We at WholeHealth Chicago strongly recommend that everyone take a high-potency multivitamin/mineral and well-balanced antioxidant complex every day. It may be necessary to adjust the dosages outlined below to account for your own daily vitamin regimen. All of our supplement recommendations also assume you are eating a healthful diet.
Be aware that certain cautions are associated with taking individual supplements, especially if you have other medical conditions and/or you’re taking medications. Key cautions are given in the listing below, but you need to see the WholeHealth Chicago Reference Library for a comprehensive discussion of each supplement’s cautions and drug/nutrient interactions.
For product recommendations and orders for the Natural Apothecary or call 773-296-6700 ext. 2001.
Diet and nutrition with lupus
There is no special diet for lupus, despite numerous claims on the Internet, and in various books and other publications. In general, you should try to eat a nutritious, well-balanced, and varied diet that contains plenty of fresh fruits and vegetables, whole grains and moderate amounts of meats, poultry, and fish.
One food for people with lupus to avoid is alfalfa. Alfalfa tablets have been associated with reports of a lupus-like syndrome or lupus flares. The lupus-like effects may include muscle pain, fatigue, abnormal blood test results, changes in how the immune system functions, and kidney problems. These reactions may be due to the amino acid L-canavanine (found in alfalfa seeds and sprouts, but not in leaves), which can activate the immune system and increase inflammation.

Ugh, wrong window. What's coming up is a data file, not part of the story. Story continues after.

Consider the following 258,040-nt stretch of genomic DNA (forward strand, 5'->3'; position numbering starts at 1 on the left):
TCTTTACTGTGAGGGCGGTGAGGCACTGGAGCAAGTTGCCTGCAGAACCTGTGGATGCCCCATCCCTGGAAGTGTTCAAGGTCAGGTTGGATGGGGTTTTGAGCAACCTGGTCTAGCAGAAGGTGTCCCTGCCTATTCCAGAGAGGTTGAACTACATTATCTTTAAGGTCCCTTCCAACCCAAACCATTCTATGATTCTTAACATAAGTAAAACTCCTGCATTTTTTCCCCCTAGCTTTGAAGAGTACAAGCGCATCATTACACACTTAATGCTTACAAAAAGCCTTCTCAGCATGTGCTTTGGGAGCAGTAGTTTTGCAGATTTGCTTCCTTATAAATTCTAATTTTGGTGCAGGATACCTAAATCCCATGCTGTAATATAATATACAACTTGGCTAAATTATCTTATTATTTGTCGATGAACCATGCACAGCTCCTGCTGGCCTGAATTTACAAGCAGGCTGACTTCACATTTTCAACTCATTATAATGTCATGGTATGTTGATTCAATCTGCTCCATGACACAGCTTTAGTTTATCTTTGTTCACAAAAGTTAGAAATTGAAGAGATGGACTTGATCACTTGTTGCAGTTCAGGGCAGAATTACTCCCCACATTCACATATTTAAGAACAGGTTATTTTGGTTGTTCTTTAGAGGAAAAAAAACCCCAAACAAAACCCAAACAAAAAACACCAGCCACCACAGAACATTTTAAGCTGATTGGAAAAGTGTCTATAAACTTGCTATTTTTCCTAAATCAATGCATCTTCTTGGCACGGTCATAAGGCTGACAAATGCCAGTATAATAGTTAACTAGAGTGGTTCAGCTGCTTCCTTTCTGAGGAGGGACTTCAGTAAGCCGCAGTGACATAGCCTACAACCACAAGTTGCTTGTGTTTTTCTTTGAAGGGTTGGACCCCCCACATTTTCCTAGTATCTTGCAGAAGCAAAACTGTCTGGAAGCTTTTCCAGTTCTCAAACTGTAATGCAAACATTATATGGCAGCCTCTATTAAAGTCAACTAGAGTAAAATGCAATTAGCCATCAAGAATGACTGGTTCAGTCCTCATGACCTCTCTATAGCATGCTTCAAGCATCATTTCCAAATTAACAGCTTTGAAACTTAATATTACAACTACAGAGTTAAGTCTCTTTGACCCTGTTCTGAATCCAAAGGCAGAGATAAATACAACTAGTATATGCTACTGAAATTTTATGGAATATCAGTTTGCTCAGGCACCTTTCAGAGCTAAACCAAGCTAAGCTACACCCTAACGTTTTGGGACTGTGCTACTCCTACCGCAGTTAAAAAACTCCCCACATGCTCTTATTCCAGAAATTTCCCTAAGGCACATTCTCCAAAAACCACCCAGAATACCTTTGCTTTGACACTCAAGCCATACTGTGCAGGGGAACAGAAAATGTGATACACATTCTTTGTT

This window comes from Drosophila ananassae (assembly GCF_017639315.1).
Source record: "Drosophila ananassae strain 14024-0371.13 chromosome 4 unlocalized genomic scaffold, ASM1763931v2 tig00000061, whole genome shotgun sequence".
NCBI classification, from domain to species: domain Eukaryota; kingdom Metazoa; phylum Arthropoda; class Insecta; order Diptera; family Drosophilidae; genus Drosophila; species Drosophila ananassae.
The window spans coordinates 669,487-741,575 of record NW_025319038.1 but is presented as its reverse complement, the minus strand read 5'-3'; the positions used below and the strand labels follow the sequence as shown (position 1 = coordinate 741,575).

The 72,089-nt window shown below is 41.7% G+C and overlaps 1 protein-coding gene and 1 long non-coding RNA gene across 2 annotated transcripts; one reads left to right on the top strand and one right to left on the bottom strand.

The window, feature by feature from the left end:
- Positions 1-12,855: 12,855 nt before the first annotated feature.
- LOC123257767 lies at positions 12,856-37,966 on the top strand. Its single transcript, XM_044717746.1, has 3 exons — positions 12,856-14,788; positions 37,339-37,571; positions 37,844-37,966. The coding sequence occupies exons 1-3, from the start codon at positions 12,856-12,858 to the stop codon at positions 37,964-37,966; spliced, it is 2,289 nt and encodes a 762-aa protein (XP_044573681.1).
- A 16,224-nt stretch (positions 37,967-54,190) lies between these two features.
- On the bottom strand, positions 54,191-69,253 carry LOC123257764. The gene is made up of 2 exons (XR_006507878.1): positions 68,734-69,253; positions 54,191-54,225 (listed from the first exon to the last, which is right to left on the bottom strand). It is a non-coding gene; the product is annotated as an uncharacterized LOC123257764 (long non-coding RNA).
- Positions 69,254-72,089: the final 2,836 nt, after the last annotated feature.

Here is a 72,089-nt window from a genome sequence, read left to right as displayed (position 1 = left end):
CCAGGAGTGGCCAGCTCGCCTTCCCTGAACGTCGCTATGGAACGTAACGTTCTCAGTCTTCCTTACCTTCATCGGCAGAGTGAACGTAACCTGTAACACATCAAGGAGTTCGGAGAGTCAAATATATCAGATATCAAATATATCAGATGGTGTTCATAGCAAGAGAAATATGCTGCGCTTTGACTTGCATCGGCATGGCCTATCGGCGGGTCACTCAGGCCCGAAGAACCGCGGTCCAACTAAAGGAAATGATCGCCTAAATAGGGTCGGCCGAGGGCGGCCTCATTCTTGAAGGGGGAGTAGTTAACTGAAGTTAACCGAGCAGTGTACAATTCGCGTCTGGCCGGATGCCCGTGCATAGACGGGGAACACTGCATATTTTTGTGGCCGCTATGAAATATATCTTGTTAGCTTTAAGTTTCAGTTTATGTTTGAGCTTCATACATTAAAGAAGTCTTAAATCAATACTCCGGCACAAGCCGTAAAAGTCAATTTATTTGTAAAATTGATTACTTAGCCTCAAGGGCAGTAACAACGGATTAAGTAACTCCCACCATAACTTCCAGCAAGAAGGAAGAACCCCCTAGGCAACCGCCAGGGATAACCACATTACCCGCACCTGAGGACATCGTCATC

If you plan to add herbs, dietary supplements, or vitamins to your diet, you should discuss your decision with your lupus doctor first. This is especially important as herbs or supplements may interact with medicines used to treat lupus. Herbs or supplements should never be used to replace medicines prescribed to control symptoms of lupus or medication side effects.
You may have to cut back or eliminate certain items from your diet because of the medications you are taking, or because of the damage that lupus has done to certain parts of your body.